“Company Culture is not important” was my exact statement and mindset for many years after starting up a business. I thought culture was something only fortune 1,000 companies said they did to make themselves feel better or more important. But boy, I was wrong.
To me, culture in the business world was one of those “fluff” words companies would use when interviewing potential candidates to make their organization sound more appealing. Never did I believe that something as small as a great company culture could make such a significant impact. Oh, and by the way, culture isn’t really a small thing!
So how did I finally discover that my company was so far from establishing any sort of culture? When did I realize we needed to make some serious changes within our business to achieve employee satisfaction and customer growth we were striving for each year? When did that lightbulb go off in my head?
Before I dive in any deeper, it’s important to learn a little about AIS and where we first began, especially when it has to do with our company culture. Our doors have been open for over 17 years, and I’d be foolish to say it’s all been an easy ride.
However, focusing on pivotal aspects that many companies, especially small businesses, tend to overlook, was always important to me; culture being one of those.
Alright, let’s get down to business and let me tell you the very moment I realized my mindset had to change on the culture of our company.
My Realizations: The Value of Company Culture
While attending a peer group conference where many business owners within my industry were sharing some of their best practices, a well-respected copier dealer spoke entirely on company culture. This was new to me, but I got the sense that it was extremely relevant.
The speaker emphasized that every business has some sort of company culture. The culture might not be defined, and even if it is, you might not like it. But every company has a culture, even if it’s bad.
He then explained that when his organization finally designed the culture they wanted, they established a firm purpose with clear intentions in place. Once doing so, his company completely transformed. Before he took the time to alter the culture of his workplace, he was facing many issues, such as:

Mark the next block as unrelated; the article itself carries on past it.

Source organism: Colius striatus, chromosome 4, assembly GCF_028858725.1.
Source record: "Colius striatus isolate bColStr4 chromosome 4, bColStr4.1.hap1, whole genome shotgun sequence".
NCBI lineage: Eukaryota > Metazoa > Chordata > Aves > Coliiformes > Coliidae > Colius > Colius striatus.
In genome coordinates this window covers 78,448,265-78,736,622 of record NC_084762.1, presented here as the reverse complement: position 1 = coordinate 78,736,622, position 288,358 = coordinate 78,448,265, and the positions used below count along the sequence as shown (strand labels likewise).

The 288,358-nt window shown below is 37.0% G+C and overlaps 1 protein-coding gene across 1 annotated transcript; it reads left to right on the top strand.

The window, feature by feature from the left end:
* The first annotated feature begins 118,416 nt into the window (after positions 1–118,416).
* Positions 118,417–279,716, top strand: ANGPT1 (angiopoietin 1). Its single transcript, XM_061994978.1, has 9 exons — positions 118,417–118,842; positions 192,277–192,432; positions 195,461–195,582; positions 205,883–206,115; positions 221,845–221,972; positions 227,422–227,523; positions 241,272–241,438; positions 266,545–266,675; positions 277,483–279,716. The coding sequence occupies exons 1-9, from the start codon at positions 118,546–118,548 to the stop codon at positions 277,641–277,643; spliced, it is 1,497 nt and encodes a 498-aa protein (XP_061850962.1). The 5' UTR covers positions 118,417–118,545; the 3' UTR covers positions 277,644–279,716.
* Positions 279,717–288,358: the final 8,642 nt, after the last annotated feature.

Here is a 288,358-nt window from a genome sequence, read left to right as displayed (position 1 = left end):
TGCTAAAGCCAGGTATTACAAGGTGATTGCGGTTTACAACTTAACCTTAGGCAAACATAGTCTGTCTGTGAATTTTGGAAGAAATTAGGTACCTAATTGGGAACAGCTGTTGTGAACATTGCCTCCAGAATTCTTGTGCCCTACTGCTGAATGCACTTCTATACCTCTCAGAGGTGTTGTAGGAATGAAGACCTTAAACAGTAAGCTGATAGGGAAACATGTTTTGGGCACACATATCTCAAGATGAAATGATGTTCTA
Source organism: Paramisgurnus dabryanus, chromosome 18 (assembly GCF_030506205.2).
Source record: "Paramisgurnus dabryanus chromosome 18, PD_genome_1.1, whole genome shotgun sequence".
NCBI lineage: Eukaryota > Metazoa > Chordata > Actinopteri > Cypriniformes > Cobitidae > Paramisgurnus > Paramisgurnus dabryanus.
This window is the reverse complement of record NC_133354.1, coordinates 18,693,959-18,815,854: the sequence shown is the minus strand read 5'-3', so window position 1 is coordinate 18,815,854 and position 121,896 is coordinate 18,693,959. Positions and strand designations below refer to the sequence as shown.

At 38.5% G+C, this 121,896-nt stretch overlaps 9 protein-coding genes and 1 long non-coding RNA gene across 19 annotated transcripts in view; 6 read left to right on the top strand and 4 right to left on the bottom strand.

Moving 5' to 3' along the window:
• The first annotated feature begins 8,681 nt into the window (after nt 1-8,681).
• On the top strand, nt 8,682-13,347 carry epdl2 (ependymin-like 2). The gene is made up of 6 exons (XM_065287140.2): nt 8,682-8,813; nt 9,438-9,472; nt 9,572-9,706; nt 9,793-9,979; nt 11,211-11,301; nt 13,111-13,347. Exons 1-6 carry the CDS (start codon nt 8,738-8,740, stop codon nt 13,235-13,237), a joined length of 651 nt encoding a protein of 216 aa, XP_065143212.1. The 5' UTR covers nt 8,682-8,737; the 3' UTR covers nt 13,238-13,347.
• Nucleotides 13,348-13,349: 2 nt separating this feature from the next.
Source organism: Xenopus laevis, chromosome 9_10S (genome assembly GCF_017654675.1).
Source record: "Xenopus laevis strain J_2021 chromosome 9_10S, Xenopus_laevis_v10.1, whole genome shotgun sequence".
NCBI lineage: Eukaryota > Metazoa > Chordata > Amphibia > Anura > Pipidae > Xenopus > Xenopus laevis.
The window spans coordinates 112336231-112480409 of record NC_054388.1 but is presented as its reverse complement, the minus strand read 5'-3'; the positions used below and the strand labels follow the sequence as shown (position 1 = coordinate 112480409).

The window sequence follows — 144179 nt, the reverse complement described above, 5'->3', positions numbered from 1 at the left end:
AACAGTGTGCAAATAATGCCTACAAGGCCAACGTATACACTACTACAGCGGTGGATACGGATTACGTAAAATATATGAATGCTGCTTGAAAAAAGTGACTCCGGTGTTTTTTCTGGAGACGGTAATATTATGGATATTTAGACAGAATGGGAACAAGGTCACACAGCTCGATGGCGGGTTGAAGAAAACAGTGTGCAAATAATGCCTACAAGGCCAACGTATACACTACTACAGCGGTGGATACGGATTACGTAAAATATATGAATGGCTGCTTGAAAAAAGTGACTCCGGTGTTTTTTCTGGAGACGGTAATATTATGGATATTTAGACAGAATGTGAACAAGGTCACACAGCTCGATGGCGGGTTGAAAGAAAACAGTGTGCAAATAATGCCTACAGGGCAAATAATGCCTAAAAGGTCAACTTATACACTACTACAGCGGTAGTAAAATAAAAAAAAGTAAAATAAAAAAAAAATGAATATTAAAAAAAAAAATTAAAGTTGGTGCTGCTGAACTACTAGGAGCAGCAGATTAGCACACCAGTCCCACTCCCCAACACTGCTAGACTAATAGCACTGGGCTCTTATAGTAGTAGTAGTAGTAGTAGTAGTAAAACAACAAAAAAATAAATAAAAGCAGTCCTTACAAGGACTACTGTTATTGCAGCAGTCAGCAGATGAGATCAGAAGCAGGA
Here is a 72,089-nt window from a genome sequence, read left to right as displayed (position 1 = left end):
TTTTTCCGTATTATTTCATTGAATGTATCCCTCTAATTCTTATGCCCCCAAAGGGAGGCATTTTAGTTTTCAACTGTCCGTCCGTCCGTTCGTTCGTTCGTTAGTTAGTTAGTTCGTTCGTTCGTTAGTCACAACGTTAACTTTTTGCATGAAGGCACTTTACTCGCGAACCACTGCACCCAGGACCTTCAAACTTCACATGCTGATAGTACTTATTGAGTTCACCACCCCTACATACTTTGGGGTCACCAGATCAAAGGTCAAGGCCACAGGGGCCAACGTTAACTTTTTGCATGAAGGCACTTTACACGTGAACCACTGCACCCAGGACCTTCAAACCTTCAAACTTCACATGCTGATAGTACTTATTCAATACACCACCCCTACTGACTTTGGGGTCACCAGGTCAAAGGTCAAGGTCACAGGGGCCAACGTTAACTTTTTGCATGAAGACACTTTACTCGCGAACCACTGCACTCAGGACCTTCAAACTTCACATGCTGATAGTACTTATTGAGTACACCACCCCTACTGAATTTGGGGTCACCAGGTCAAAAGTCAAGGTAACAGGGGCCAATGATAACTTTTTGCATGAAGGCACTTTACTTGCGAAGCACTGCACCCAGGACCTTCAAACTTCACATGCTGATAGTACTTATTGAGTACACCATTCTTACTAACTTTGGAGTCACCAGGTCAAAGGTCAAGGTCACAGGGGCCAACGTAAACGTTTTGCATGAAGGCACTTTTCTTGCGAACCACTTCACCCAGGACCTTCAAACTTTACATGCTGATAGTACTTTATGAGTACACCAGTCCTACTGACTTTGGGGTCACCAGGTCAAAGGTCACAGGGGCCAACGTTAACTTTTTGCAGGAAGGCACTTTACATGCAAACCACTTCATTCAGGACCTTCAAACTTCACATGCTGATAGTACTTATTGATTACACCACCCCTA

Trouble finding and attracting new staff members, as well as employee retention
Unnecessary and distracting office conflict that negatively impacted productivity
A lack of passion from his employees and department heads
The absence of communication between employees and departments
As I sat there and listened, it dawned on me that the issues he was facing were ones I was starting to see within my own business. This was a pretty eye-opening realization and solidified the feeling I was having that my business hit a plateau, and we just couldn’t get over it.
This is the moment I began my research on company culture. I read article after article, blog posts, and even books on the subject matter—anything I could get my hands on. To my surprise, there was a plethora of information out there, all I had to do was seek it.
Changing My Mindset and Identifying Our Company Culture
Hands down, the hardest part of this entire journey was realizing that we had to pave the way into a new and at times, very unfamiliar path. The obvious path we needed to go down was to identify our culture, purpose, and mission.
Throughout my research and my exploration, I came across many quotes from thought-provoking business leaders that really hit home for me. I’d like to share some of these impactful quotes because they might be the force you need to get your company culture on the best path. Take a look at this one:
“In our early years, we didn’t talk about culture much. We hadn’t documented it all. We just built a business that we wanted to work in. And, that was great. But the real return on culture happened when we started getting more deliberate about it. By writing it down. By debating it. By taking it apart, polishing the pieces, and putting it back together. Iterating. Again. And again.”
- Dharmesh Shah, Co-founder, Hubspot
Interesting enough, at that time, we just implemented the Hubspot platform, so this really spoke to me. This quote was dead on and exactly what I was feeling.